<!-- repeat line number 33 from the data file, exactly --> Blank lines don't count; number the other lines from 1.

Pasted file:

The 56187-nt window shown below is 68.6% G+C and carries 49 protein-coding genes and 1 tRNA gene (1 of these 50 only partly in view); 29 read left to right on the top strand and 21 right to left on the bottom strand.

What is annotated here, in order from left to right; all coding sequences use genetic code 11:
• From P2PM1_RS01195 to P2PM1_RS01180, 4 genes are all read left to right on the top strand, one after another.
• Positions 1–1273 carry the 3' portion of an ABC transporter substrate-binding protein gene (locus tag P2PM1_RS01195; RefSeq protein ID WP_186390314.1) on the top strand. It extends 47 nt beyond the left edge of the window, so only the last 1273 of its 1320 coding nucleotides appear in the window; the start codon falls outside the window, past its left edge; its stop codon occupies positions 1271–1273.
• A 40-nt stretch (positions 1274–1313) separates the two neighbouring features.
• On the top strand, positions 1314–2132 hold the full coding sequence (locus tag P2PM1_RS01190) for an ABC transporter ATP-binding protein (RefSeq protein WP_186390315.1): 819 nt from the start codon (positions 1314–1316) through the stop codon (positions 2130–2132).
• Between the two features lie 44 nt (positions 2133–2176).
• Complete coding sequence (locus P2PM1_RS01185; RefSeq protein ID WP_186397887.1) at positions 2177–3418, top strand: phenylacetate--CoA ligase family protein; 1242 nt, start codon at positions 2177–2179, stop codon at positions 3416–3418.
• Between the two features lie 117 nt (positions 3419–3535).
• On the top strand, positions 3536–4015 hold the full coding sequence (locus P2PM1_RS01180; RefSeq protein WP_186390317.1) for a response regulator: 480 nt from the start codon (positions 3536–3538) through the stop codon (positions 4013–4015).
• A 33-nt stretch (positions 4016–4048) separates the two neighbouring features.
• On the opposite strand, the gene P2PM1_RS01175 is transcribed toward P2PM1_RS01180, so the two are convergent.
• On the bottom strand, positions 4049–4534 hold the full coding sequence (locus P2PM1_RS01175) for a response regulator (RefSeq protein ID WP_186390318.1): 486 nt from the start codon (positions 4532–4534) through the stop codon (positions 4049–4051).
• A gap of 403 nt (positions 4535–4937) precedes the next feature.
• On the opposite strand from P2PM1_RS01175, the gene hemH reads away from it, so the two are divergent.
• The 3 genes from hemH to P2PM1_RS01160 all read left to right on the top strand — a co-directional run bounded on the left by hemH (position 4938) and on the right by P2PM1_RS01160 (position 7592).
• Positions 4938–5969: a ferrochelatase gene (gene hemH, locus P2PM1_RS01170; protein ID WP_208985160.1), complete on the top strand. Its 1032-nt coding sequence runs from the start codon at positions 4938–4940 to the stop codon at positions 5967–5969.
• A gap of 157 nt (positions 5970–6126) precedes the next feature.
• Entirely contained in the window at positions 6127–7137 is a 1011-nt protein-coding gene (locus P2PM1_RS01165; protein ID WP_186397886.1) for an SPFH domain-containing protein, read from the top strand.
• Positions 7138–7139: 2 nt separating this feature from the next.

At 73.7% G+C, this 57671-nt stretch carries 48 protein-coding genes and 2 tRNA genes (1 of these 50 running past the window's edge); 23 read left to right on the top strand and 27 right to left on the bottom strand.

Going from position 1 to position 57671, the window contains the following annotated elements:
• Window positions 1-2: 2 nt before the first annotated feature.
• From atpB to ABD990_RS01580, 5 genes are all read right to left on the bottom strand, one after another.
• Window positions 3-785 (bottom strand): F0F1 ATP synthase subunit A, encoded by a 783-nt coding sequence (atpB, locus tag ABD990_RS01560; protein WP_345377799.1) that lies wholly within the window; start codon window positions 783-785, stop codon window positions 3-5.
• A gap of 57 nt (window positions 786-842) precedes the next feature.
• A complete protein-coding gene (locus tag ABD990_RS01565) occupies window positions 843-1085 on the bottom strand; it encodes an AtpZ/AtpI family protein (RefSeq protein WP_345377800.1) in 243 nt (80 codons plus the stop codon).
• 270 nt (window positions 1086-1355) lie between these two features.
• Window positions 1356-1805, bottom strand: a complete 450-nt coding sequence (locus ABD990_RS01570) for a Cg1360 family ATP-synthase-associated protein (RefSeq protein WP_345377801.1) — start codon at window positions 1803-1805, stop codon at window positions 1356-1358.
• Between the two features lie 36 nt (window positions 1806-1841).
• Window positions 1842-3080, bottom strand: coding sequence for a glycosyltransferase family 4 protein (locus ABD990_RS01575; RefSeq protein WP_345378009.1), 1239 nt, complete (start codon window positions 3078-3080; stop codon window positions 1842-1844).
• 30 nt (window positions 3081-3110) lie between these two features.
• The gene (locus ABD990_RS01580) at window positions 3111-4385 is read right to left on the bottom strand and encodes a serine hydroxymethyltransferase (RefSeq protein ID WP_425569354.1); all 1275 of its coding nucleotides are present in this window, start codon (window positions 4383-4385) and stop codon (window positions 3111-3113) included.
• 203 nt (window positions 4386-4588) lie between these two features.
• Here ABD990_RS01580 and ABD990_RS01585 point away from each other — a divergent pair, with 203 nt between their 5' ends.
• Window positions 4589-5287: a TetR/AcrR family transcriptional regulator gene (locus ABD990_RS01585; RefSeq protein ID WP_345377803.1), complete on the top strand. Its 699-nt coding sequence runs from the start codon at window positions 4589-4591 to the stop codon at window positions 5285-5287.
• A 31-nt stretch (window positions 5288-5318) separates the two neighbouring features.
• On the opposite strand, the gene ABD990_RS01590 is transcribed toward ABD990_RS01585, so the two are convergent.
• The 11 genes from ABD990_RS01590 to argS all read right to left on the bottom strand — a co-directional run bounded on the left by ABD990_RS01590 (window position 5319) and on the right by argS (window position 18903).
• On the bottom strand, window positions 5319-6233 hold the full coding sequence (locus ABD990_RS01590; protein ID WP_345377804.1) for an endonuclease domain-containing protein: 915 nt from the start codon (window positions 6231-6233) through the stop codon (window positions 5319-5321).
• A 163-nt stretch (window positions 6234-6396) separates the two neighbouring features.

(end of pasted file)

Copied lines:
• The gene (locus ABD990_RS01580) at window positions 3111-4385 is read right to left on the bottom strand and encodes a serine hydroxymethyltransferase (RefSeq protein ID WP_425569354.1); all 1275 of its coding nucleotides are present in this window, start codon (window positions 4383-4385) and stop codon (window positions 3111-3113) included.